XRP creator Chris Larsen proposes to move Bitcoin (BTC) to a greener consensus algorithm

Sat 11 Dec 2021 ▪ 21h45 ▪ 3 min read — by James Taylor

XRP creator Chris Larsen has proposed a strategy to move Bitcoin (BTC) miners away from Proof-of-Work to a more environmentally friendly consensus algorithm.

Chris Larsen, XRP creator and Ripple co-founder, chose to ignore the problems of his own token and decided to start improving Bitcoin. The entrepreneur proposed a strategy allowing the largest cryptocurrency to migrate to a more environmentally friendly consensus algorithm. 

Larsen admitted that abandoning the PoW algorithm won’t be easy. However, the entrepreneur is confident that miners should strive to switch to a greener consensus algorithm, it being  “a net positive for their longevity”.

Many have suggested that the increasing Environmental, Social & Governance (ESG) concerns are a major factor preventing some big companies from embracing Bitcoin, which explains Larsen’s motive for developing the strategy. Why would Larsen want that? Well, probably because the more popular BTC is, the higher its price. And along with it, the entire crypto market begins to grow.

The billionaire expects his concept to meet fierce opposition from BTC miners.  Anticipating such a turn of events, Ripple’s chairman suggests changing the code of the first cryptocurrency to introduce new miner incentives.

Larsen stated that the community should  “take a snapshot of the current hash rate of existing miners and then reward miners on a pro-rata hash power basis”. Thus, users who maintain the operability of Bitcoin’s network will receive the rights to future BTC rewards without having to use more energy or spending money on equipment.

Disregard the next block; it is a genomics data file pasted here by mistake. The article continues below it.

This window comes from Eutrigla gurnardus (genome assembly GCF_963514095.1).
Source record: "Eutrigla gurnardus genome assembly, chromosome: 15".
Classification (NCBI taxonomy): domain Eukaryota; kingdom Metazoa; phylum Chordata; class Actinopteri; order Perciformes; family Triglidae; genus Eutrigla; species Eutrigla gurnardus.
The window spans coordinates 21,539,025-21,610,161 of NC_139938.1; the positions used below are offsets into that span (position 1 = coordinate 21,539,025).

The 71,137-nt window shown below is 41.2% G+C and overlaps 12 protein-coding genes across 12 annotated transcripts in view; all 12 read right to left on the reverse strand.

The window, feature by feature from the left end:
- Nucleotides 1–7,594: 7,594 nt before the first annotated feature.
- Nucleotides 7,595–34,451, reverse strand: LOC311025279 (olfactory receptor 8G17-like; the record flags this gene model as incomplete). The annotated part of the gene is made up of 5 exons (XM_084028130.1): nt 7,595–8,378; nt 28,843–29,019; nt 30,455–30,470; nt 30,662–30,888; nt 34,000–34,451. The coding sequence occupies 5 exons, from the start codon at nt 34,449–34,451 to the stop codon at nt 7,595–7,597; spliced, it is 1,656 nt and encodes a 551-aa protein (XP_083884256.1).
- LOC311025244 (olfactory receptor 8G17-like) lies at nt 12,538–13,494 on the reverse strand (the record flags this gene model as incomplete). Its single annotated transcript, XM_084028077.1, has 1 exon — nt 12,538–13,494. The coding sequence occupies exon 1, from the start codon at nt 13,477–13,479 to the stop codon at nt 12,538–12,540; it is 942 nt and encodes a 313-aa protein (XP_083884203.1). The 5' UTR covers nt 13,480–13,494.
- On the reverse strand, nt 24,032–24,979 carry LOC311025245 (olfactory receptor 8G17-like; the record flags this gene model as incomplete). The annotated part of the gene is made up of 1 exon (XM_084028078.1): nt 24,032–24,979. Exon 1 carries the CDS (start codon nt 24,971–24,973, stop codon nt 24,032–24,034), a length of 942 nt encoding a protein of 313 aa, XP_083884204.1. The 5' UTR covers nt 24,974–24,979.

“Consider Marathon Digital, which runs 8% of the current global hash rate, earning 75 BTC per day as of November 1, 2021. Under such a code change, Marathon would continue to earn 8% of daily Bitcoin rewards but would not need to expend any energy to receive this reward,” Larsen explained.

At first glance, this seems to be a great idea, actually capable of reducing the level of Bitcoin’s electricity consumption. High profitability, relatively low costs. However, this, in turn, can also negatively affect the security of the network itself. Larsen’s method, after all, means centralising BTC mining.

Taking care of the environment is, without a doubt, very important. But what’s the use of Bitcoin if it’s controlled by several large mining companies, and what’s the place of retail investors working in pools in this new system? 

Although Larsen is confident that the benefits of these code changes outweigh the risks, the Bitcoin community doesn’t see eye to eye with him.

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James Taylor

Trends are temporary. The blockchain isn’t a trend; it’s the future. I want to help as many people as possible understand it in a simple, clear and interesting way.

DISCLAIMER

The views, thoughts, and opinions expressed in this article belong solely to the author, and should not be taken as investment advice. Do your own research before taking any investment decisions.

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